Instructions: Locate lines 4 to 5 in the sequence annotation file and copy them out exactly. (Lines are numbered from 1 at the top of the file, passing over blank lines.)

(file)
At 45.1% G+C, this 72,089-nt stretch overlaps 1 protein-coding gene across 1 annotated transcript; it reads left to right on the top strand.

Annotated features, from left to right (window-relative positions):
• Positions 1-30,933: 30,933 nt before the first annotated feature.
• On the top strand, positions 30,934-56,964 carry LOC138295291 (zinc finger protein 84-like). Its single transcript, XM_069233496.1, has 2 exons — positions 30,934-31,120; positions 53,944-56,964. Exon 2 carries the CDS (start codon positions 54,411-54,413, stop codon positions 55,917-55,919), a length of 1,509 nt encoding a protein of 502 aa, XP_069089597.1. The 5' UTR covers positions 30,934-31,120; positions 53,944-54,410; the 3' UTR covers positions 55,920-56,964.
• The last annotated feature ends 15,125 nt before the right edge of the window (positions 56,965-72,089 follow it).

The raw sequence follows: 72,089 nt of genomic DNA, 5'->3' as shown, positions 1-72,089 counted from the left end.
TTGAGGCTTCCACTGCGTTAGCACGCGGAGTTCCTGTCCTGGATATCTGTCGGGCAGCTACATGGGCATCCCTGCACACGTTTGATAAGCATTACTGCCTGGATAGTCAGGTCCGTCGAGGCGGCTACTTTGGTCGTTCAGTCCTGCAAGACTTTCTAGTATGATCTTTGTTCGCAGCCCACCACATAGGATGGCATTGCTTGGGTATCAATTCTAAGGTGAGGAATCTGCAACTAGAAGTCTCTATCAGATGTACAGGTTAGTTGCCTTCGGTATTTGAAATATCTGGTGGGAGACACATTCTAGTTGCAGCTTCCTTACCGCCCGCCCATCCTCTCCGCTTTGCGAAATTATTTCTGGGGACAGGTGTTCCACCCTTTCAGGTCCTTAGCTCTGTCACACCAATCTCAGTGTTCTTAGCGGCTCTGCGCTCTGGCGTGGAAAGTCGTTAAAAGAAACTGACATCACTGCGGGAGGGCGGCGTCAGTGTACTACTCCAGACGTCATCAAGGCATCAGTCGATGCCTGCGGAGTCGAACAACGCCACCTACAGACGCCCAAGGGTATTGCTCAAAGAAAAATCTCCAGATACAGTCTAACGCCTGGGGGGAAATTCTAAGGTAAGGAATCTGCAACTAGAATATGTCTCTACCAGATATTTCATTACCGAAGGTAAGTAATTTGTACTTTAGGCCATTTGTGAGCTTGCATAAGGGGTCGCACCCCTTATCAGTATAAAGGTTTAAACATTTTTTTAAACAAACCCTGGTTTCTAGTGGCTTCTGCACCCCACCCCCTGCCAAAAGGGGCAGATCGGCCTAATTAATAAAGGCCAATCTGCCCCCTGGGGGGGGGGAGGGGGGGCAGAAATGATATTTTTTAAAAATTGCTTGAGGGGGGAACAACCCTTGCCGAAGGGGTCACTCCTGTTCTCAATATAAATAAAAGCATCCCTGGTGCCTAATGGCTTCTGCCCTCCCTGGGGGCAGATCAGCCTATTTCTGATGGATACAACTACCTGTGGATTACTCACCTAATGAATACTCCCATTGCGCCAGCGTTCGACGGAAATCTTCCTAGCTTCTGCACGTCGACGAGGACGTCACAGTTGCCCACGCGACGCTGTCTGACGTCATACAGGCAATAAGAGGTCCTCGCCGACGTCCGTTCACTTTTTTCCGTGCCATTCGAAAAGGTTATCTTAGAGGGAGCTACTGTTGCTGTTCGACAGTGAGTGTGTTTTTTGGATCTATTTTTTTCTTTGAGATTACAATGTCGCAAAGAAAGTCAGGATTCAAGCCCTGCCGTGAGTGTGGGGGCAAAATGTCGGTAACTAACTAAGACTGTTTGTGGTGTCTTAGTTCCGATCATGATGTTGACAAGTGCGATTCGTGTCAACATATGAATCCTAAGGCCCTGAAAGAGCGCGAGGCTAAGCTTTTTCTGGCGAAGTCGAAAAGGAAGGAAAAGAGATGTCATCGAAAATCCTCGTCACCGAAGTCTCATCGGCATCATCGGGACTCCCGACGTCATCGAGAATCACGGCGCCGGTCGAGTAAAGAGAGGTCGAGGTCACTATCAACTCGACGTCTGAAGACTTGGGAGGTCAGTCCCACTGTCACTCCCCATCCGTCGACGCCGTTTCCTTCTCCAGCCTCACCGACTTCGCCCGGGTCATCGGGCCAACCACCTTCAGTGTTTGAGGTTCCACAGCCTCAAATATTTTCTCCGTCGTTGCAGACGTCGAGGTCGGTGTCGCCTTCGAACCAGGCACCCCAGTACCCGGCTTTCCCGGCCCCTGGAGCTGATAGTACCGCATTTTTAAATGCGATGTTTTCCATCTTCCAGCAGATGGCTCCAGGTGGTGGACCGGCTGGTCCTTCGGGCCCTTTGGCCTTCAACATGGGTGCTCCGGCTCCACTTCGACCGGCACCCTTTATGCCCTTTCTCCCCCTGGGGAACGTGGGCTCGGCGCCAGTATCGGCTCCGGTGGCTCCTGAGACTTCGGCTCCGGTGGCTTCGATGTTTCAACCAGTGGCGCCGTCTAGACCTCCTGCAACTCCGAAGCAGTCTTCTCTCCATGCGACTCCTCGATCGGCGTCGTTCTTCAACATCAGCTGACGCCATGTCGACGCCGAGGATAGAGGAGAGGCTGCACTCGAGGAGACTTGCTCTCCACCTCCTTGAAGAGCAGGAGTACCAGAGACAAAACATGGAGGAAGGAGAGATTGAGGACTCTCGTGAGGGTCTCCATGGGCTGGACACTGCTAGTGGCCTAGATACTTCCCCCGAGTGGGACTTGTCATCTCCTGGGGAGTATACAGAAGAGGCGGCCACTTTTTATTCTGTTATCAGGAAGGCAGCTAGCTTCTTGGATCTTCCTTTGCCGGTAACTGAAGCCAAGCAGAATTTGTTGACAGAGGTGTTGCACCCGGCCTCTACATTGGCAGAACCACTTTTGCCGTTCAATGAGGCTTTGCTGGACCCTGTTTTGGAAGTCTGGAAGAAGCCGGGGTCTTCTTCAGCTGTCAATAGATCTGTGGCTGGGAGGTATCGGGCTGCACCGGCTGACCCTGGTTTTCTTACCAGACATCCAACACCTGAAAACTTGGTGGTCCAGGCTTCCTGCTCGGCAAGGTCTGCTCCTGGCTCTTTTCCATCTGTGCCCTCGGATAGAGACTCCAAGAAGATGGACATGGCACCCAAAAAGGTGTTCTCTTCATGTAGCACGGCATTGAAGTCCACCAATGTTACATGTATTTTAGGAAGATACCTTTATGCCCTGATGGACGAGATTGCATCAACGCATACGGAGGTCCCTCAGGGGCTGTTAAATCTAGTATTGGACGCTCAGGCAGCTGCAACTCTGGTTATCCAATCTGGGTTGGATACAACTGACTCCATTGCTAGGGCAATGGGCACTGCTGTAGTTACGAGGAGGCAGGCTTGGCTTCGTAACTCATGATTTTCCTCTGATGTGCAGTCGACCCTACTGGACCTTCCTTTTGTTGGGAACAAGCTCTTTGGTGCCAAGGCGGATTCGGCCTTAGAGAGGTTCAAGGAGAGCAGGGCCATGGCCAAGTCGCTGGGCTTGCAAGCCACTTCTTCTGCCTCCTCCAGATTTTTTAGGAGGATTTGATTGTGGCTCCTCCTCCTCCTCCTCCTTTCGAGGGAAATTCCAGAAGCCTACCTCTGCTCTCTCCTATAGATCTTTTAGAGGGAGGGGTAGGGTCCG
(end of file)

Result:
• On the top strand, positions 30,934-56,964 carry LOC138295291 (zinc finger protein 84-like). Its single transcript, XM_069233496.1, has 2 exons — positions 30,934-31,120; positions 53,944-56,964. Exon 2 carries the CDS (start codon positions 54,411-54,413, stop codon positions 55,917-55,919), a length of 1,509 nt encoding a protein of 502 aa, XP_069089597.1. The 5' UTR covers positions 30,934-31,120; positions 53,944-54,410; the 3' UTR covers positions 55,920-56,964.
• The last annotated feature ends 15,125 nt before the right edge of the window (positions 56,965-72,089 follow it).